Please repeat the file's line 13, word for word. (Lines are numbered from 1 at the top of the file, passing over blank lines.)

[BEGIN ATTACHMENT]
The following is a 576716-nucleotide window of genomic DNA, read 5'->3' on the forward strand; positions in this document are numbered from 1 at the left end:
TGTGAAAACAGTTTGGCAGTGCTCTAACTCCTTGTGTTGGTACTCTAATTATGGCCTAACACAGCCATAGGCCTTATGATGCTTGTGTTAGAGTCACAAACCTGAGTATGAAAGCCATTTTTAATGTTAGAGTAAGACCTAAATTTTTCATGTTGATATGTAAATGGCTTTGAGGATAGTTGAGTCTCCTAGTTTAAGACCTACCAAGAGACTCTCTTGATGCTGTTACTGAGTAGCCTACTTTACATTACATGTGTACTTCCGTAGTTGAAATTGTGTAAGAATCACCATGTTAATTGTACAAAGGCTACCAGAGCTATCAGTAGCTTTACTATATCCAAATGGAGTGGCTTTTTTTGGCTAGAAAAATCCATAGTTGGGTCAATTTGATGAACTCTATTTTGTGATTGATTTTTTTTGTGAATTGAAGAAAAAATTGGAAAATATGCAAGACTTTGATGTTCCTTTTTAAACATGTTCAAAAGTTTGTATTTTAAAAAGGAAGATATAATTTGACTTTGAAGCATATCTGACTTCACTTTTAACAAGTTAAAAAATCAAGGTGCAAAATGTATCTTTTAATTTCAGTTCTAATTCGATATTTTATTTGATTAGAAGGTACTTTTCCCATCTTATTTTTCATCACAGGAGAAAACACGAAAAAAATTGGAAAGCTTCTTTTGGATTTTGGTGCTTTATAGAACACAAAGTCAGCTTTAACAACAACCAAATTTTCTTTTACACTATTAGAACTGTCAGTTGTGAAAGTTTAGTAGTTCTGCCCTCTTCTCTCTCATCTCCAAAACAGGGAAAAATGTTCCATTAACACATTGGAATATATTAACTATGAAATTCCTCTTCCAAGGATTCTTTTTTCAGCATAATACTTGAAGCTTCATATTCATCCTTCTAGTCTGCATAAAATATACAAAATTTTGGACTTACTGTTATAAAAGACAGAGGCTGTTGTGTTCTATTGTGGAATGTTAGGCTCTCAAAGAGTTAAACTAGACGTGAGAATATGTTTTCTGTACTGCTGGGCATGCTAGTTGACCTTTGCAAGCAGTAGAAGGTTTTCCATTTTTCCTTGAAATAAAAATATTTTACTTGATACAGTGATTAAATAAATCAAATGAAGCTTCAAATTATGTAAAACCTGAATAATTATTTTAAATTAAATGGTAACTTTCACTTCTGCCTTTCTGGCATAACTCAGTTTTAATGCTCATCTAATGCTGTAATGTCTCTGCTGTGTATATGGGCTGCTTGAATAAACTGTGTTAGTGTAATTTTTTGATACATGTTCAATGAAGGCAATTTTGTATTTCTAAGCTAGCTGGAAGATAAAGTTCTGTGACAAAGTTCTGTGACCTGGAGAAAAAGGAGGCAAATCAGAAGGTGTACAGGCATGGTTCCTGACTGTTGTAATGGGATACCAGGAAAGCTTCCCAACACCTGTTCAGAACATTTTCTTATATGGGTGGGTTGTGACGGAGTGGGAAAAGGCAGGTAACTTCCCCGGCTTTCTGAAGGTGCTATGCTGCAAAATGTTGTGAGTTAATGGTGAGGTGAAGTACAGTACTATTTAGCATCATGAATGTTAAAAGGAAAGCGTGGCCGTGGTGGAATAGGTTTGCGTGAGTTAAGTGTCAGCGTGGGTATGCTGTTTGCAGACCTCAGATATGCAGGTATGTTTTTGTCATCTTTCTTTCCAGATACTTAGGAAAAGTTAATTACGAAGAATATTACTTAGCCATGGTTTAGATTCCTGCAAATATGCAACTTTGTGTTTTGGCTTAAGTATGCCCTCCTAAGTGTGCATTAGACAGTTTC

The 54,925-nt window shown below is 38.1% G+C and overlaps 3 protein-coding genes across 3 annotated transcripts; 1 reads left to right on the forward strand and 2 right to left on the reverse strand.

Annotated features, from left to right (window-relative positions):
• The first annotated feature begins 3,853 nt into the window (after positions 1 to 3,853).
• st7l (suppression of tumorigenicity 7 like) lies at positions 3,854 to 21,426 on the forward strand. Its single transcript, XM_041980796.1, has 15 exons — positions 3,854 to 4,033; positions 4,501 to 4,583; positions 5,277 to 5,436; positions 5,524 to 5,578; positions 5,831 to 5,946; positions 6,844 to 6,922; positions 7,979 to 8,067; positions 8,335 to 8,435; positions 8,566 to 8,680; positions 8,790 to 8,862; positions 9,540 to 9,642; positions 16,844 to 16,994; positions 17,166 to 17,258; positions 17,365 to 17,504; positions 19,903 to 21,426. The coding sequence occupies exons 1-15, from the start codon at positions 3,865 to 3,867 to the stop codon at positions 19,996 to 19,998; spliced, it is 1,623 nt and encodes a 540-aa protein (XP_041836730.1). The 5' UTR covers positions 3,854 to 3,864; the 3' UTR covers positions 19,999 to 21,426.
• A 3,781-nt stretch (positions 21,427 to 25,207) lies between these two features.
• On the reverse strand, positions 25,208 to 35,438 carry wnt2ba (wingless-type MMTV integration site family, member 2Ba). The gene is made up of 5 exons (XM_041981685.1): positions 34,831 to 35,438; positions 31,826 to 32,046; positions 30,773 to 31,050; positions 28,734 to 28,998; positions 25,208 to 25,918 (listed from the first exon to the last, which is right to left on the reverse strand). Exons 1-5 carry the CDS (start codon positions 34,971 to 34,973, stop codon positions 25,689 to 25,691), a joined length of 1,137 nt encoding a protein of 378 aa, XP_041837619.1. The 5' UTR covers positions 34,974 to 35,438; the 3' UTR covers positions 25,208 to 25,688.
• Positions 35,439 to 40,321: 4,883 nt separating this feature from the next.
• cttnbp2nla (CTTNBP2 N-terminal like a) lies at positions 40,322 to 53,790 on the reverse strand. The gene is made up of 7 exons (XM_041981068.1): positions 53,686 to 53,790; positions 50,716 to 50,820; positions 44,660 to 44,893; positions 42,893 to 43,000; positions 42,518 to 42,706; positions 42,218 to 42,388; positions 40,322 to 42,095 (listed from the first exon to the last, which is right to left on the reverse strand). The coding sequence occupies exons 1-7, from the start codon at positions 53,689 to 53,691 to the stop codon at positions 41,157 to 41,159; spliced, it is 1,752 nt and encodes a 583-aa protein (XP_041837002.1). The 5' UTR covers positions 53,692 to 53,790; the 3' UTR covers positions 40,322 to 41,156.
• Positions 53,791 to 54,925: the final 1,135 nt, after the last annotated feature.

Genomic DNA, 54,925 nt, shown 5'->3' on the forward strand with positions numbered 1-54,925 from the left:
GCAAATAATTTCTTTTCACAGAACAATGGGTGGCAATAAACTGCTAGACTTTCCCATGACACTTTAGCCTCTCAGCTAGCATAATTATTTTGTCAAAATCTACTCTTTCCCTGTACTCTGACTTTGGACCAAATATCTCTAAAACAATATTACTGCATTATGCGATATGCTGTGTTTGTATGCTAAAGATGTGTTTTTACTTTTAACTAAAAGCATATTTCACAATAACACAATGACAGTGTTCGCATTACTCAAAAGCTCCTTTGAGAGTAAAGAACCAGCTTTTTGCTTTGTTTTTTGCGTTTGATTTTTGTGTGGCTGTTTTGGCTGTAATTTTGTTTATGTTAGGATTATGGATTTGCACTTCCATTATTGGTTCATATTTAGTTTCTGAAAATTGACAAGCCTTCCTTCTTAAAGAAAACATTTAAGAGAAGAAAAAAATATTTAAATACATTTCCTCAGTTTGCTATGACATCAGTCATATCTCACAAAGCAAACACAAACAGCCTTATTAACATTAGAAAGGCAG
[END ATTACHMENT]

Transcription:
GCAAATAATTTCTTTTCACAGAACAATGGGTGGCAATAAACTGCTAGACTTTCCCATGACACTTTAGCCTCTCAGCTAGCATAATTATTTTGTCAAAATCTACTCTTTCCCTGTACTCTGACTTTGGACCAAATATCTCTAAAACAATATTACTGCATTATGCGATATGCTGTGTTTGTATGCTAAAGATGTGTTTTTACTTTTAACTAAAAGCATATTTCACAATAACACAATGACAGTGTTCGCATTACTCAAAAGCTCCTTTGAGAGTAAAGAACCAGCTTTTTGCTTTGTTTTTTGCGTTTGATTTTTGTGTGGCTGTTTTGGCTGTAATTTTGTTTATGTTAGGATTATGGATTTGCACTTCCATTATTGGTTCATATTTAGTTTCTGAAAATTGACAAGCCTTCCTTCTTAAAGAAAACATTTAAGAGAAGAAAAAAATATTTAAATACATTTCCTCAGTTTGCTATGACATCAGTCATATCTCACAAAGCAAACACAAACAGCCTTATTAACATTAGAAAGGCAG